In 2009, Hiltachk authored and promoted California Proposition 23—which would have eliminated the protections of California’s landmark environmental bill AB 32. As with Prop. 32, Hiltachk’s measure received the backing of the Koch brothers, to the tune of $1 million, donated through their company Flint Hills Resources. It failed miserably at the polls. But that didn’t deter Hiltachk—who served as legal counsel for billionaire Meg Whitman‘s gubernatorial campaign. The first thing Whitman vowed she would do in office was to suspend AB 32.
This past March, Hiltachk’s law firm even sued to prevent Democratic 10th Congressional District candidate Jose Hernandez from listing his job title as “astronaut” on the June ballot. Hernandez, whose life could not possibly better encapsulate the American Dream, grew up the son of immigrants, working in the agricultural fields outside of Stockton, California. He didn’t learn to speak English until he was 12. Hernandez literally worked his way up from the ground to become a scientist and crew member of the 2009 flight of the space shuttle Discovery.
A reaffirming life story? Not in the world of Thomas Hiltachk, where one person’s giant step for mankind is no cause for community pride—only litigation.
Hiltachk’s influence isn’t confined to state politics. In 2007 he was the legal mastermind behind the failed Presidential Election Reform Act—which proposed divvying up California’s massive pool of electoral votes by congressional districts in presidential elections, instead of in the current winner-take-all fashion. The effort would have virtually ensured a permanent gift of 20 electoral votes to Republican presidential candidates—a larger electoral chunk than the all-important state of Ohio. For good measure, Hiltachk is also the treasurer for this year’s No on 37 campaign—an agribusiness attempt to thwart labeling of genetically modified foods.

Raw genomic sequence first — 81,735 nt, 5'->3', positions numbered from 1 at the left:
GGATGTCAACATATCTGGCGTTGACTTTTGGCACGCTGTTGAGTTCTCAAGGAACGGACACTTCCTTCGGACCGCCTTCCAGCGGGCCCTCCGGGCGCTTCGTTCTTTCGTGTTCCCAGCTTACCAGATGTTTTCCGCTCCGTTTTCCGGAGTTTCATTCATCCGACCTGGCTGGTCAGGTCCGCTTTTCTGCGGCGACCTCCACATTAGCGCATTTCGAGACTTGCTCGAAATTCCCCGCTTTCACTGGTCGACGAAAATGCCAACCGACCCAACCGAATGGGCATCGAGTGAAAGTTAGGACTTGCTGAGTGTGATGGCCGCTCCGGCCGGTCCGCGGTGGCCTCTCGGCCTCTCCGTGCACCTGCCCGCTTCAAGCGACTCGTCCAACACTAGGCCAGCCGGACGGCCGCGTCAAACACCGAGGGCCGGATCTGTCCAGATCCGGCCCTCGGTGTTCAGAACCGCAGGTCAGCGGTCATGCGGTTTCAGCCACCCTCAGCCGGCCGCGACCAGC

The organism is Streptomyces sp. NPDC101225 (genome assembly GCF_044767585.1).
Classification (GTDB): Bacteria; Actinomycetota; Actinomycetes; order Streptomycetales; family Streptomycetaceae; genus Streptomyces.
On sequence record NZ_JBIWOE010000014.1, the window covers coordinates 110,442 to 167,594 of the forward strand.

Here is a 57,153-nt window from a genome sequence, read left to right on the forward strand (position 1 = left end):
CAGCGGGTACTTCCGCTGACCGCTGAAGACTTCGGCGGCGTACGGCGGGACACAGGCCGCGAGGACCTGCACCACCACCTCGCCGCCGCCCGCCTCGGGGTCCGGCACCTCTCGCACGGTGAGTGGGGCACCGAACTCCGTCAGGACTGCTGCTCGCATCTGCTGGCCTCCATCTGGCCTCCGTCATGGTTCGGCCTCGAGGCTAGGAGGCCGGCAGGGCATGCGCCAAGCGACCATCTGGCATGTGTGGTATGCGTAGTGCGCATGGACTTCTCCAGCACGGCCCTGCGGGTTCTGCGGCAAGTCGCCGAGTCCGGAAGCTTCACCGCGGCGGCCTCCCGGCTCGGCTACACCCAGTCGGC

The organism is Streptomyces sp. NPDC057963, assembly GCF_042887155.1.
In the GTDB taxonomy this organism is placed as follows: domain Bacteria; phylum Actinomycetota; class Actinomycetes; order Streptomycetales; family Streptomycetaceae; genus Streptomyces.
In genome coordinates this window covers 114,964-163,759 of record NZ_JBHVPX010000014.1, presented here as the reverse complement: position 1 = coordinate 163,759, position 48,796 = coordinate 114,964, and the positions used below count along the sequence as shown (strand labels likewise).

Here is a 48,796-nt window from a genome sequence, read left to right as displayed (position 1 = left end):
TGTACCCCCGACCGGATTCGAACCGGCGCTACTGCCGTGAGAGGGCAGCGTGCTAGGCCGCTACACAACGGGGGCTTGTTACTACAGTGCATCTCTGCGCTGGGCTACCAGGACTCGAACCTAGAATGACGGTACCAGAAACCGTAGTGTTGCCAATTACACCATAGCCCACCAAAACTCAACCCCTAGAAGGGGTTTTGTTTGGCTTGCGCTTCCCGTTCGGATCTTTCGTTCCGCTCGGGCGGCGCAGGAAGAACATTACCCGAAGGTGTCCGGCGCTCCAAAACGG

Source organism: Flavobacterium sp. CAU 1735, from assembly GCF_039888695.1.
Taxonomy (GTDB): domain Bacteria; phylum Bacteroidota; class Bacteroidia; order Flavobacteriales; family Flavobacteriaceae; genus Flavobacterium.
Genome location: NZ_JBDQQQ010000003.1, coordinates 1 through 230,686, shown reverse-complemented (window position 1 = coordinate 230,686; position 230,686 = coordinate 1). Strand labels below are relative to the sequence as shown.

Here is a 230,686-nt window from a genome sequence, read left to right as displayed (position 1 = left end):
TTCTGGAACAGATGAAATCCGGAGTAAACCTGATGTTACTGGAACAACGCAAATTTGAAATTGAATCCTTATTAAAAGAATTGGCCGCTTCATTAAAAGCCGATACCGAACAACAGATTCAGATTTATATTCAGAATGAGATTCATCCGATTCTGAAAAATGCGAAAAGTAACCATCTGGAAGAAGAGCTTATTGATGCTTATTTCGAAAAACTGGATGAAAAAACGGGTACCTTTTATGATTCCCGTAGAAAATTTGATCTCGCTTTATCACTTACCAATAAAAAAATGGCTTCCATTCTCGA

Proposition 32’s Trojan Horse nature fits Hiltachk’s modus operandi—it’s a law masquerading as campaign finance reform that really serves as part of a national effort to gut unions and enhance the clout of the Republican Party. But this particular effort is far less precise than his previous campaigns. For instance, his decision to leave the term “corporation” undefined in the ballot language will clearly invite a host of lawsuits should the measure pass. Do LLCs count as corporations? How about non-profits?
Not to mention that Prop. 32’s proposed restrictions on union and corporate donations to individual candidates seem to conflict with the recent Supreme Court Citizens United ruling.
Hiltachk is no sloppy legal mind. One has to assume these conspicuous holes are intentional. Could it be that Prop. 32 was designed so that only a part of it could stand up to a constitutional challenge? Say, for instance, the one thing backers of Prop. 32 have historically been interested in—the end of union workers’ automatic payroll deductions?
Alan Crowley, a labor lawyer with the legal firm Weinberg, Roger and Rosenfeld:
Prop. 32 has a separability clause…In theory, if a law is challenged, the parts that aren’t ruled illegal could go forward. Hypothetically that might be enforced.
If this scenario unfolds, Prop. 32 will have the effect its backers no doubt intended—to give corporations and wealthy donors unchallenged control of state politics.
This article originally appeared on the Frying Pan.